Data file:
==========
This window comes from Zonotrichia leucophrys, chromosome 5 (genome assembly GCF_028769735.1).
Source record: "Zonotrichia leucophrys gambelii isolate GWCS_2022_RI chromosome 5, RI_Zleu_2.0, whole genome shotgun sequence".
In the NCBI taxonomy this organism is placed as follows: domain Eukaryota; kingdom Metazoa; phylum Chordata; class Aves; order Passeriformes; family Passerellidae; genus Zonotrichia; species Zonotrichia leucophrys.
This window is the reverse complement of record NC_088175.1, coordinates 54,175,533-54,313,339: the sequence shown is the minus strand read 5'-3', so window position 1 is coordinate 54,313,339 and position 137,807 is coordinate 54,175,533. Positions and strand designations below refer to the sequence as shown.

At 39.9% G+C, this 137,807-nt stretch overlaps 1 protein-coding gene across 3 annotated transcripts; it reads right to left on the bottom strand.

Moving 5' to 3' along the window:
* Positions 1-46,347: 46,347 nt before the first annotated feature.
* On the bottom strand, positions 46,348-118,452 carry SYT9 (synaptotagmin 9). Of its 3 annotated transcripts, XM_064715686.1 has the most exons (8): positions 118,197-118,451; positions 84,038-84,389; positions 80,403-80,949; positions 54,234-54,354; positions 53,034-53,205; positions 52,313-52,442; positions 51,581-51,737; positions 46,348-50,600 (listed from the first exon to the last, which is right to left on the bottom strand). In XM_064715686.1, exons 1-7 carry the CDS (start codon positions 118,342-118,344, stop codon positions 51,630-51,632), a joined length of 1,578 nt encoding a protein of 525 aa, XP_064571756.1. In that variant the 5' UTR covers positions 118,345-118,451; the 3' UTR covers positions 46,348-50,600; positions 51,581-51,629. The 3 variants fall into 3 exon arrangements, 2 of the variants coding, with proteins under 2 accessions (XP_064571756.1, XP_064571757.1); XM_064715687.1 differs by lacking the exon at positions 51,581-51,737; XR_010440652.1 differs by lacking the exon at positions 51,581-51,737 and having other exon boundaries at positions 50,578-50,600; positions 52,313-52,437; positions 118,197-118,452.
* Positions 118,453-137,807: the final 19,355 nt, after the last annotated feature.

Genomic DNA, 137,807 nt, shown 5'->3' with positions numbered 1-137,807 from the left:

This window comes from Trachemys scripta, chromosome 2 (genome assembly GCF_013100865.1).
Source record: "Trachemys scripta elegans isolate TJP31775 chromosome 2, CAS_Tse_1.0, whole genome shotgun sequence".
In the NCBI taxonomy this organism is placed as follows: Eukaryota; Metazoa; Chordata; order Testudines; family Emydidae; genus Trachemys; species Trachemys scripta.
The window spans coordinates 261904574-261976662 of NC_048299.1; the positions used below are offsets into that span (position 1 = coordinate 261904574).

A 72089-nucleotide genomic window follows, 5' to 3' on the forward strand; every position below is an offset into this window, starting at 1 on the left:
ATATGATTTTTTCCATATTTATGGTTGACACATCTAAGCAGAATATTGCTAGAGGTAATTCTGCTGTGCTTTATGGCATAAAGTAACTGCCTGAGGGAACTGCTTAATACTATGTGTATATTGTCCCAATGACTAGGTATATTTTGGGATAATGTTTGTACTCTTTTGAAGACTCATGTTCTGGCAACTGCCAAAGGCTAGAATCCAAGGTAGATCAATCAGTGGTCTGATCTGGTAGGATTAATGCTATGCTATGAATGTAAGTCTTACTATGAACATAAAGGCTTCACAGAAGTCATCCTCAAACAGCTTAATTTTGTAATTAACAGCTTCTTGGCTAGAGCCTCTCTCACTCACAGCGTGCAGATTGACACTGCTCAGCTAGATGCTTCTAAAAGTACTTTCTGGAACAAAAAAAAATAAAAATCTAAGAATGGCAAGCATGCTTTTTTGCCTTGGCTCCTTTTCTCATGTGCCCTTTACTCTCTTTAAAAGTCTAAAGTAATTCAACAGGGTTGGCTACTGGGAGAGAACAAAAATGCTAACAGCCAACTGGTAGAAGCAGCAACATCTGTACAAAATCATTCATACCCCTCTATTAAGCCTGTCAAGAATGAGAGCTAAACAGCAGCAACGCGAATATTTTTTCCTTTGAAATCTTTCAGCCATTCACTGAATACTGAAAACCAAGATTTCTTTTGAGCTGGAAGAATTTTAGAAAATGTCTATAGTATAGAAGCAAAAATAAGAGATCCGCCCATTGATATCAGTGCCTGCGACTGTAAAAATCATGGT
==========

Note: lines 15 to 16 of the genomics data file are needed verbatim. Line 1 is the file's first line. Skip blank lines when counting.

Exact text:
A 72089-nucleotide genomic window follows, 5' to 3' on the forward strand; every position below is an offset into this window, starting at 1 on the left:
ATATGATTTTTTCCATATTTATGGTTGACACATCTAAGCAGAATATTGCTAGAGGTAATTCTGCTGTGCTTTATGGCATAAAGTAACTGCCTGAGGGAACTGCTTAATACTATGTGTATATTGTCCCAATGACTAGGTATATTTTGGGATAATGTTTGTACTCTTTTGAAGACTCATGTTCTGGCAACTGCCAAAGGCTAGAATCCAAGGTAGATCAATCAGTGGTCTGATCTGGTAGGATTAATGCTATGCTATGAATGTAAGTCTTACTATGAACATAAAGGCTTCACAGAAGTCATCCTCAAACAGCTTAATTTTGTAATTAACAGCTTCTTGGCTAGAGCCTCTCTCACTCACAGCGTGCAGATTGACACTGCTCAGCTAGATGCTTCTAAAAGTACTTTCTGGAACAAAAAAAAATAAAAATCTAAGAATGGCAAGCATGCTTTTTTGCCTTGGCTCCTTTTCTCATGTGCCCTTTACTCTCTTTAAAAGTCTAAAGTAATTCAACAGGGTTGGCTACTGGGAGAGAACAAAAATGCTAACAGCCAACTGGTAGAAGCAGCAACATCTGTACAAAATCATTCATACCCCTCTATTAAGCCTGTCAAGAATGAGAGCTAAACAGCAGCAACGCGAATATTTTTTCCTTTGAAATCTTTCAGCCATTCACTGAATACTGAAAACCAAGATTTCTTTTGAGCTGGAAGAATTTTAGAAAATGTCTATAGTATAGAAGCAAAAATAAGAGATCCGCCCATTGATATCAGTGCCTGCGACTGTAAAAATCATGGT